Portrait of filmmaker David Graham Scott today

Portrait of filmmaker David Graham Scott today

It is a classic piece of work, expertly made by a pro, we are dead proud of him here at BP and happily I can provide you with the link to watch not just Detox or Die but the more recent Iboga Nites -which came out in 2013. David has already won numerous awards for the film and it should spark interest and debate for some time to come. Well worth a watch for anyone remotely interested in detoxing or the subject of drugs.

This comes from David’s website detailing information on the film Iboga Nites

“The psychedelic plant root hails from Africa where it has been used in religious ceremonies through countless generations. A burgeoning movement in the west has promoted iboga as a quick fix route to painless withdrawal.

Now David wants to find out how truly effective iboga is. In a Dutch suburb several addicts embark on the long night of psychedelic detox under the watchful eye of an experienced Iboga practitioner. One client collapses and ends up on life-support, the provider is jailed and David starts to question the safety of iboga treatment.

 The film culminates with a nerve-wracking iboga session in London where the director himself administers the treatment. How does the filmmaker weigh up the ethics of involving himself so deeply in this controversial detox option and what will be his final resolve on the efficacy of it?”

IBOGA NIGHTS from David Graham Scott on Vimeo.

Drug Consumption Rooms

Here is a video I just wanted to share with you all, it was made in the UK by one of our treasured harm reduction /drug workers Phillipe Bonnet in Birmingham and he presents a very honest (and difficult to watch at times) account of why we need drug consumption rooms all across the world – particularly in the UK today. We have yet to open such a facility in the UK -it makes no sense to shy away from such a simple, straightforward solution. Our pal Neil Hunt talks about cost and why DCR’s are not that expensive and that they could hook onto needle exchanges as they already appear. Why not? How much longer can we look the other way when we have the solution in our very hands -solutions with the evidence base to back it up. As Dr Judith Yates in the film says “A simple intervention like this early on, can prevent all this damage later on”.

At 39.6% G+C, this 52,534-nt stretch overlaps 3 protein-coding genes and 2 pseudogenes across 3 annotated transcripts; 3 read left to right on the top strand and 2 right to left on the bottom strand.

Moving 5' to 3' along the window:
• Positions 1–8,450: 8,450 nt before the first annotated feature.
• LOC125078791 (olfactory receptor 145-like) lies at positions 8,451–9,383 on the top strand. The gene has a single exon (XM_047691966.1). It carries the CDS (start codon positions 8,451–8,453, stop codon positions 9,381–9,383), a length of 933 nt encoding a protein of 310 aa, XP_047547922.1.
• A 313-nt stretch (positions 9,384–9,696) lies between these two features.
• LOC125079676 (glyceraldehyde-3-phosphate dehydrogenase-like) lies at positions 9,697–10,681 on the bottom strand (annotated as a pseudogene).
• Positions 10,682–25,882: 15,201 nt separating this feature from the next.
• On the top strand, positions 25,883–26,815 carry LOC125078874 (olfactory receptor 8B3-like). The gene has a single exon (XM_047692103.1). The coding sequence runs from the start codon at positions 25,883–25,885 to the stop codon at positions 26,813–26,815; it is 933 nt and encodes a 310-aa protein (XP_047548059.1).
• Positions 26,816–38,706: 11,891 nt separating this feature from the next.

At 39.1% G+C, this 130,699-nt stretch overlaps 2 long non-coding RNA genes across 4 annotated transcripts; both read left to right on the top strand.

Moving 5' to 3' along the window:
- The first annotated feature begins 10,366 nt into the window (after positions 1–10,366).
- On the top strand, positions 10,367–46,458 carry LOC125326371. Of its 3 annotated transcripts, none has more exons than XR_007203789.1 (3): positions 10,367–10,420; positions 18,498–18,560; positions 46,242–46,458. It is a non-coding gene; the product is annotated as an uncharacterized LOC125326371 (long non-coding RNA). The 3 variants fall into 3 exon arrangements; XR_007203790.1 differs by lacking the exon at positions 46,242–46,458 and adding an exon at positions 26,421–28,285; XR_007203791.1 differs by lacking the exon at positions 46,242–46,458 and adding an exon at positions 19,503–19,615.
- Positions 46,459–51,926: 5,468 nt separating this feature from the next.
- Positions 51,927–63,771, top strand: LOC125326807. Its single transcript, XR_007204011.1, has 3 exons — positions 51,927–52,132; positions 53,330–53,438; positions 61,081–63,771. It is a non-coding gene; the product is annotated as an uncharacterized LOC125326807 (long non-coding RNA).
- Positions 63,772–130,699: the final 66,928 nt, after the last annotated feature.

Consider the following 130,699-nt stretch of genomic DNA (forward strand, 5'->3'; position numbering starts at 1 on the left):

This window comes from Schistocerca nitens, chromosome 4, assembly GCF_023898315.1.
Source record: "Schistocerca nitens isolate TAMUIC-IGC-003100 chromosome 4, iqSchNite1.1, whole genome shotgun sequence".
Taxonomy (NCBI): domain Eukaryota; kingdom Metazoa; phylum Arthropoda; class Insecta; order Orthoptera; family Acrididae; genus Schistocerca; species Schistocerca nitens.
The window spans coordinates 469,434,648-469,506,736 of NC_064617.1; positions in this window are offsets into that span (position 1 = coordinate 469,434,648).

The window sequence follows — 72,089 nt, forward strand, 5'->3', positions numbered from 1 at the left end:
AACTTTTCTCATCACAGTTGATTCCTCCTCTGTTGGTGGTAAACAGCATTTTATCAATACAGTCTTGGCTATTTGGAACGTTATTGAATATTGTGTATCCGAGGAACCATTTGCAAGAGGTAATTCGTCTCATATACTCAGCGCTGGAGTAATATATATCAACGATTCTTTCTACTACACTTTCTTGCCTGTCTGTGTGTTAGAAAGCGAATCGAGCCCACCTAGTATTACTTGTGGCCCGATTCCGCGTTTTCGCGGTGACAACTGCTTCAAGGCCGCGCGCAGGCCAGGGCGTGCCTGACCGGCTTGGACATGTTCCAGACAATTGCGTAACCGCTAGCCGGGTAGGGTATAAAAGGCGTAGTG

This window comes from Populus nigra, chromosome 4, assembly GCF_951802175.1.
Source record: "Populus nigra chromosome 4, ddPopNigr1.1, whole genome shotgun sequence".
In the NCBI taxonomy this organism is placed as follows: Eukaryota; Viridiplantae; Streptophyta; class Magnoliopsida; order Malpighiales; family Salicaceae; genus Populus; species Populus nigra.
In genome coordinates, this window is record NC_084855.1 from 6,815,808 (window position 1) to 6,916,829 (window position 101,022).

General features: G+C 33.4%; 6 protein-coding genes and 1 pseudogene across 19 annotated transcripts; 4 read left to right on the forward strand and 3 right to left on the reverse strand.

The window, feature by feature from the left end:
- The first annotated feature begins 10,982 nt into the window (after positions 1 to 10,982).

A word from the film-makers – Published on 23 Oct 2012

This Documentary invites the audience to see the harsh reality of ‘street injecting’ drug users in the UK’s second city Birmingham. The presenter Philippe Bonnet explores this subject by interviewing outreach workers, health care professionals and current and ex drug-users. The film shows how other countries around the world have found a solution to this and as a result have reduced harms and costs associated with this phenomenon and ultimately helped drug users access treatment and begin their recovery.

 

Recovery In The Bin – 18 Principles

Readers, check out these folk at ‘Recovery In The Bin’ and their ’18 Key Principles’ Manifesto, agreed and adopted by group members on 6th February 2015. I think the community of people in treatment could take a lot from this -when we make our own manifesto against…let’s see…I know! Against the ‘Trafficking of People who Use Drugs inside and outside the Drug and Alcohol Treatment Sector’! 

Take it away comrades in arms; 

We oppose the ways in which the concept of ‘recovery’ has been colonised by mental health services, commissioners and policy makers.

  • We believe the growing development of this form of the ‘Recovery Model’ is a symptom of neoliberalism, and capitalism is the crisis! Many of us will never be able to ‘recover’ living under these intolerable social and economic conditions, due to the effects of social and economic circumstances such as poor housing, poverty, stigma, racism, sexism, unreasonable work expectations, and countless other barriers.
  • We believe “UnRecovered” is a valid and legitimate self-definition, and we emphasise its political and social contrast to “Recovered”. This doesn’t mean we want to remain ‘unwell’ or ‘ill’, but that we reject the new neoliberal intrusion on the word ‘recovery’ that has been redefined, and taken over by market forces, humiliating treatment techniques and atomising outcome measurements.
  • We are critical of tools such as “Recovery Stars” as a means of measuring ‘progress’ as they represent a narrow & judgemental view of wellness and self-definition. We do not believe outcome measures are a helpful way to steer policy, techniques or services towards helping people cope with mental distress
  • We believe that mental health services are using ‘recovery’ ideology to mask greater coercion. For example, the claim that Community Treatment Orders are imposed as a “step towards recovery”.
  • We demand that no one is put under unnecessary pressure or unreasonable expectations to ‘recover’ by mental health services. For example, being discharged too soon or being pushed into inappropriate employment.